Review: LETO Is An Ambitious And Unconventional Rock Biopic

leto band
(L-R) Philipp Avdeev as Lenya, Teo Yoo as Viktor and cast in the film LETO. Photo courtesy of Gunpowder & Sky.

Leto is a new avant garde Russian rock biopic co-written and directed by Kirill Serebrennikov. It tells the story of Soviet rocker Viktor Tsoy as he attempts to start his own career and finds himself forming a relationship with his mentor’s wife. It has played at festivals including the 2018 Cannes Film Festival.

This film tells a relatively standard rock biopic story in an untraditional way. The film is certainly very ambitious, but that ambition doesn’t always pay off fully. The different aspects of the story — the political, the musical, and the romantic — rarely come together as they are supposed to. Those segments are the ones that are the most enjoyable and compelling.

One part of the film that doesn’t work particularly well is its character development. The film portrays the characters in an almost mythical way that makes them difficult to approach. A much better job could have been done of humanizing them and turning them into someone whose story is legitimately sympathetic. Had their personal lives been explored with more depth (there is the love triangle, but even that is shallow), the film would have been much better as a whole.

The film is very overtly political to the point that it is almost overbearing in relation to its message. The film promotes individualism, which is certainly a good thing, but it does push it to the extreme at times in ways that may end up causing the film to become controversial. Had the film went for more subtlety rather than bashing you over the head with what it has to say time and time again, it would have been far more enjoyable and possibly more effective.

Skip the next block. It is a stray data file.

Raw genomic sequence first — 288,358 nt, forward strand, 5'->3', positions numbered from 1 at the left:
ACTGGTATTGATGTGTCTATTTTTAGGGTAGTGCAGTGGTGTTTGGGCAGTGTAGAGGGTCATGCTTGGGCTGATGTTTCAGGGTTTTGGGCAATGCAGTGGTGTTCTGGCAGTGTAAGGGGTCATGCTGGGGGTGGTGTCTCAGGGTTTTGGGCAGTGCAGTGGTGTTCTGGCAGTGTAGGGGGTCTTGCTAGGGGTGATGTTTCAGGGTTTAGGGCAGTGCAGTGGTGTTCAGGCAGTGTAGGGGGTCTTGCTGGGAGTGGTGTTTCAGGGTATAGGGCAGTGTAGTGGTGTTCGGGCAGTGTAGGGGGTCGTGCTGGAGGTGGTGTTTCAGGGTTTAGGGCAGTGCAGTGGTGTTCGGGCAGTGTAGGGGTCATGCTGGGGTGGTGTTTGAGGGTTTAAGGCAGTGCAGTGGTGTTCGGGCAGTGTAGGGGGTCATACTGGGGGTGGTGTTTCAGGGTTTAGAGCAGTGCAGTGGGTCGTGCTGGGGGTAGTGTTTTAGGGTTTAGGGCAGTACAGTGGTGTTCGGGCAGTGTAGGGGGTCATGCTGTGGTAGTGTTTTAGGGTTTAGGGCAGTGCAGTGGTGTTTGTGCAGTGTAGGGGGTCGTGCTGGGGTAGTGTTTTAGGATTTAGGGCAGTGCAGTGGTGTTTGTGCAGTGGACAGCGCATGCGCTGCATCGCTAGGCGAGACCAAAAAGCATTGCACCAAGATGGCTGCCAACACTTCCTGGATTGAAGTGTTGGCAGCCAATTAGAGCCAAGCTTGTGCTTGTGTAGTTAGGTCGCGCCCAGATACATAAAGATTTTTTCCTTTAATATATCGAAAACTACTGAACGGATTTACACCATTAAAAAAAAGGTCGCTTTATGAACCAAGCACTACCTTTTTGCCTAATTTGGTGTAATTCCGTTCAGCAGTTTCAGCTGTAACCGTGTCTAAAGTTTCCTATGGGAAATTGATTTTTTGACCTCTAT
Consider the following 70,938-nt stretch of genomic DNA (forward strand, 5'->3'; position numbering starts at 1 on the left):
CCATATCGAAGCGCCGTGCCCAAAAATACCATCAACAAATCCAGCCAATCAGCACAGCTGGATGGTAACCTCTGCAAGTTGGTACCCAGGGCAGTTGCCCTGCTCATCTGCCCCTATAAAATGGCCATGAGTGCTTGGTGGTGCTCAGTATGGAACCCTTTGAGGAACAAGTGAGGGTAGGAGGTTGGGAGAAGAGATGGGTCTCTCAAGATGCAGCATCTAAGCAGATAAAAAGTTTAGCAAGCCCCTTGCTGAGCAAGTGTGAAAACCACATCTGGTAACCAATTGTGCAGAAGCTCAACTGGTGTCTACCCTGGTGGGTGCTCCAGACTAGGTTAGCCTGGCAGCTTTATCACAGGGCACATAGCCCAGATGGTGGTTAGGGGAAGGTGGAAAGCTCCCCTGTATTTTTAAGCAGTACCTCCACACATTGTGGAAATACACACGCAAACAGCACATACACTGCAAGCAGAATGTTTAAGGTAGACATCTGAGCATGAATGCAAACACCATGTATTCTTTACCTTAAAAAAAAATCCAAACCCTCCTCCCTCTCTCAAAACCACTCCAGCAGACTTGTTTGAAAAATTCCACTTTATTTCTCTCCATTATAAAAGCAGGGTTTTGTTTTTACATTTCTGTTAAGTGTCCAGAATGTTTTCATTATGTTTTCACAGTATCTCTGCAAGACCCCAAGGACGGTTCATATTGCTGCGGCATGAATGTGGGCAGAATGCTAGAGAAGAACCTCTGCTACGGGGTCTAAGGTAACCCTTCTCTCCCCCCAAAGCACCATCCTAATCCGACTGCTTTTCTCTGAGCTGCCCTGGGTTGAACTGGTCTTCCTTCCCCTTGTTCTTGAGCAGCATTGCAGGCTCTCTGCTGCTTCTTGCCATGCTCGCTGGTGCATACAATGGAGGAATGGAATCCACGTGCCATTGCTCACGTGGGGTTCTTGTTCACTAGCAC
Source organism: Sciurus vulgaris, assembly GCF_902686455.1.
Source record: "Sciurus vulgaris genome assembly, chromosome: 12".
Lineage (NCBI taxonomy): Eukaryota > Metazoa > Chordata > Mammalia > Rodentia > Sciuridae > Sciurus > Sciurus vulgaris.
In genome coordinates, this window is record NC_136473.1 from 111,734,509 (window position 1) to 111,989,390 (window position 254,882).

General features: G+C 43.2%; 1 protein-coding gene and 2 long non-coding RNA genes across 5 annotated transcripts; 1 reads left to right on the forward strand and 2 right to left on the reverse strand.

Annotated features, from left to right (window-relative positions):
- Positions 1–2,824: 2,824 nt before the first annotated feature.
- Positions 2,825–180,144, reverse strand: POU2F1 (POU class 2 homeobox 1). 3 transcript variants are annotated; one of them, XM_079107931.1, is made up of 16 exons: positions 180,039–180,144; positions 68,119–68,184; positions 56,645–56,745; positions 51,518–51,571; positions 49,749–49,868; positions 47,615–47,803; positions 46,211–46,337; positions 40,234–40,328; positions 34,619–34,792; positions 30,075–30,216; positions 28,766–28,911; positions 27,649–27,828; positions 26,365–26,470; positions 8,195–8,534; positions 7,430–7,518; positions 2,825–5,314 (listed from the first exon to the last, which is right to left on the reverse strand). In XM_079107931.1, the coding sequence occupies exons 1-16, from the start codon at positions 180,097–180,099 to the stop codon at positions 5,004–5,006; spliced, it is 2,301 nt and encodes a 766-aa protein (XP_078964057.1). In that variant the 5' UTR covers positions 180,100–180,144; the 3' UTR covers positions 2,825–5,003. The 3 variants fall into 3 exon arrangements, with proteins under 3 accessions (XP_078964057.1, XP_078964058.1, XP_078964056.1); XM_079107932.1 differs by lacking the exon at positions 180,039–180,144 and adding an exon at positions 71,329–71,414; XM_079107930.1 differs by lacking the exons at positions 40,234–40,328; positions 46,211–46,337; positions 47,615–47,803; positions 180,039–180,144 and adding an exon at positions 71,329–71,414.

leto performance
(L-R) Philipp Avdeev as Lenya and Teo Yoo as Viktor in the film LETO. Photo courtesy of Gunpowder & Sky.

Additionally, the film’s pacing could have been significantly tighter. The runtime is a bit over two hours long, and it could have been about twenty minutes shorter. It takes a bit for the film to get moving, which is frustrating, and even when the film does pick up, it doesn’t do so consistently. There are moments throughout the film that drag on for too long, although these are often interrupted by one of the film’s musical numbers, which revitalize your attention.

The actors all do a very good job in the film. All of them have great singing voices, but are also able to handle the emotional range required to pull of the dramatic moments of the film. Teo Yu is great in his lead role, having the charisma and nuance to pull off the mysterious and alluring character. The chemistry between him, Irina Starshenbaum, and Roman Bilyk is very good as well, helping sell the love triangle aspect of the story.

On a technical level, the film was very impressive. The cinematography and editing are both great, especially during the musical dream sequences. These sequences feature some moments that have visuals that look like old-school direct animation to supplement the style and tone of the sequences. The recognizable songs combined with the visual energy of the animation helps these scenes stand out, and as a result, the film is more entertaining as a whole.

Overall, Leto was a solid film. Although the script does sometimes miss some of its ambitious swings, it is worth watching because of its memorable music sequences.

Leto opens in theaters on May 31.

By Sean Boelman

Sean is a film student, aspiring filmmaker, and life-long cinephile. For as long as he can remember, he has always loved film, but he credits the film Pan's Labyrinth as having started his love of film as art. Sean enjoys watching many types of films, although some personal favorite genres include dramatic comedies, romantic comedies, heist films, and art horror.

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